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25 So on January 15,[a] during the ninth year of Zedekiah’s reign, King Nebuchadnezzar of Babylon led his entire army against Jerusalem. They surrounded the city and built siege ramps against its walls. Jerusalem was kept under siege until the eleventh year of King Zedekiah’s reign.

By July 18 in the eleventh year of Zedekiah’s reign,[b] the famine in the city had become very severe, and the last of the food was entirely gone. Then a section of the city wall was broken down. Since the city was surrounded by the Babylonians,[c] the soldiers waited for nightfall and escaped[d] through the gate between the two walls behind the king’s garden. Then they headed toward the Jordan Valley.[e]

But the Babylonian[f] troops chased the king and overtook him on the plains of Jericho, for his men had all deserted him and scattered. They captured the king and took him to the king of Babylon at Riblah, where they pronounced judgment upon Zedekiah. They made Zedekiah watch as they slaughtered his sons. Then they gouged out Zedekiah’s eyes, bound him in bronze chains, and led him away to Babylon.

The Temple Destroyed

On August 14 of that year,[g] which was the nineteenth year of King Nebuchadnezzar’s reign, Nebuzaradan, the captain of the guard and an official of the Babylonian king, arrived in Jerusalem. He burned down the Temple of the Lord, the royal palace, and all the houses of Jerusalem. He destroyed all the important buildings[h] in the city. 10 Then he supervised the entire Babylonian army as they tore down the walls of Jerusalem on every side. 11 Then Nebuzaradan, the captain of the guard, took as exiles the rest of the people who remained in the city, the defectors who had declared their allegiance to the king of Babylon, and the rest of the population. 12 But the captain of the guard allowed some of the poorest people to stay behind to care for the vineyards and fields.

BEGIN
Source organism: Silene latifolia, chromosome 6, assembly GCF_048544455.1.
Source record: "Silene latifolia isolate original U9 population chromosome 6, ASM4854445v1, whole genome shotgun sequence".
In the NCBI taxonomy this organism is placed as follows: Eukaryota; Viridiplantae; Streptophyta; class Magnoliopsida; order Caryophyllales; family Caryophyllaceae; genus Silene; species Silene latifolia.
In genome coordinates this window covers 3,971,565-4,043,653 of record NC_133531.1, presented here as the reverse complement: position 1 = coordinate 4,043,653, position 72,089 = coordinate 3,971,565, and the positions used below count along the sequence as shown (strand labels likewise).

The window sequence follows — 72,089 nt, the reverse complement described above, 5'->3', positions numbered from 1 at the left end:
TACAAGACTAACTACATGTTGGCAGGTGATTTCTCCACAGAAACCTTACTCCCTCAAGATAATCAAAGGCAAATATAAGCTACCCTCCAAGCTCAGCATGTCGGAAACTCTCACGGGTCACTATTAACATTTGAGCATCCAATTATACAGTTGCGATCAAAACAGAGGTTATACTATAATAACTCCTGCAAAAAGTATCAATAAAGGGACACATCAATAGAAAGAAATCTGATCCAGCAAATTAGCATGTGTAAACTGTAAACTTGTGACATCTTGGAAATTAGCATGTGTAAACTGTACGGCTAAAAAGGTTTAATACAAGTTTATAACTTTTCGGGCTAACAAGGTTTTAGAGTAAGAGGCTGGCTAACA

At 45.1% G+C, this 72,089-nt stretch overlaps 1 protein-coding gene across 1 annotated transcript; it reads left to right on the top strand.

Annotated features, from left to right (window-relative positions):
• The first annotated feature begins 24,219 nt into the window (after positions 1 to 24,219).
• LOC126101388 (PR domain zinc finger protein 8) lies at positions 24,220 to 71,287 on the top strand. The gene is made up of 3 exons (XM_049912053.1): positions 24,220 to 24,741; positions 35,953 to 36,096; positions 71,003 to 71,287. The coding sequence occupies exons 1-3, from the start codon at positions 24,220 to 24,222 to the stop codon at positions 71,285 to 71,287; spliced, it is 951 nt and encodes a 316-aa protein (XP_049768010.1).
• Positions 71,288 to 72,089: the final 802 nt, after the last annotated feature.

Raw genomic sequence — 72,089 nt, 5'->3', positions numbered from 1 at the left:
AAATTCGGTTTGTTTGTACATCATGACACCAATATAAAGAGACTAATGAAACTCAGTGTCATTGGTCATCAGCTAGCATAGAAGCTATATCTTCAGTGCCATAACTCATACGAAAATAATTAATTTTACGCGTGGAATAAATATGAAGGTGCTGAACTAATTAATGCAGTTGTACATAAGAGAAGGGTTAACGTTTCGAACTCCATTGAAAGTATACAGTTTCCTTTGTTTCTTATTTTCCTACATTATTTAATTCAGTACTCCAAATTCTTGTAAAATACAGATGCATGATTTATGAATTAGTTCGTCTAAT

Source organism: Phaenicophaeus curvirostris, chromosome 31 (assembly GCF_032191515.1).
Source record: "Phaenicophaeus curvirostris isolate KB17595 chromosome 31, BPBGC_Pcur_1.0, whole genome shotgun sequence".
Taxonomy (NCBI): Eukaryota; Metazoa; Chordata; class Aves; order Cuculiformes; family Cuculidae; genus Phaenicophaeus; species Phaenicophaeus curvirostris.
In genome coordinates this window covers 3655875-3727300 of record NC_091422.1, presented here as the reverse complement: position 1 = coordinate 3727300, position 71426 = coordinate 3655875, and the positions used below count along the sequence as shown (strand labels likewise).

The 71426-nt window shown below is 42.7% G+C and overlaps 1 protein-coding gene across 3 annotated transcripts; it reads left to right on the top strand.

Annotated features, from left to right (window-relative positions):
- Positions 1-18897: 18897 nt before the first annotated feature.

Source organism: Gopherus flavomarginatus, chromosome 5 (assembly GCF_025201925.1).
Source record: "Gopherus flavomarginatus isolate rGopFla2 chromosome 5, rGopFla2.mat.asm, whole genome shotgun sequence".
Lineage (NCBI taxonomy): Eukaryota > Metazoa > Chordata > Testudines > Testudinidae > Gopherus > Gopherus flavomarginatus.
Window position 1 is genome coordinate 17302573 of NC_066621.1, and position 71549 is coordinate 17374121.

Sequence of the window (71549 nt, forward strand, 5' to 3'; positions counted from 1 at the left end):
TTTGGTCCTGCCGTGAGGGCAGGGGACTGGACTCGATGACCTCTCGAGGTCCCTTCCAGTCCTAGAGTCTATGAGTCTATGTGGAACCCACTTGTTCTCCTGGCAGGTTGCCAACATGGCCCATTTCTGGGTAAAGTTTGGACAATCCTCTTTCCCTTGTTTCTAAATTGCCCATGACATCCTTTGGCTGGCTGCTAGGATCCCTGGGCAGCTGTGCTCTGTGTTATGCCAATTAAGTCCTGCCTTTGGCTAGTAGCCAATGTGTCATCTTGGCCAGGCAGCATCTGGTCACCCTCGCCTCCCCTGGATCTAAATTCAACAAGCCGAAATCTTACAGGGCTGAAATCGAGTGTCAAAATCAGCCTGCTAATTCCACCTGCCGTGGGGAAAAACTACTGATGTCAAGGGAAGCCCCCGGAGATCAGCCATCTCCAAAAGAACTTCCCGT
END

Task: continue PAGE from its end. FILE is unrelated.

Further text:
13 The Babylonians broke up the bronze pillars in front of the Lord’s Temple, the bronze water carts, and the great bronze basin called the Sea, and they carried all the bronze away to Babylon. 14 They also took all the ash buckets, shovels, lamp snuffers, ladles, and all the other bronze articles used for making sacrifices at the Temple. 15 The captain of the guard also took the incense burners and basins, and all the other articles made of pure gold or silver.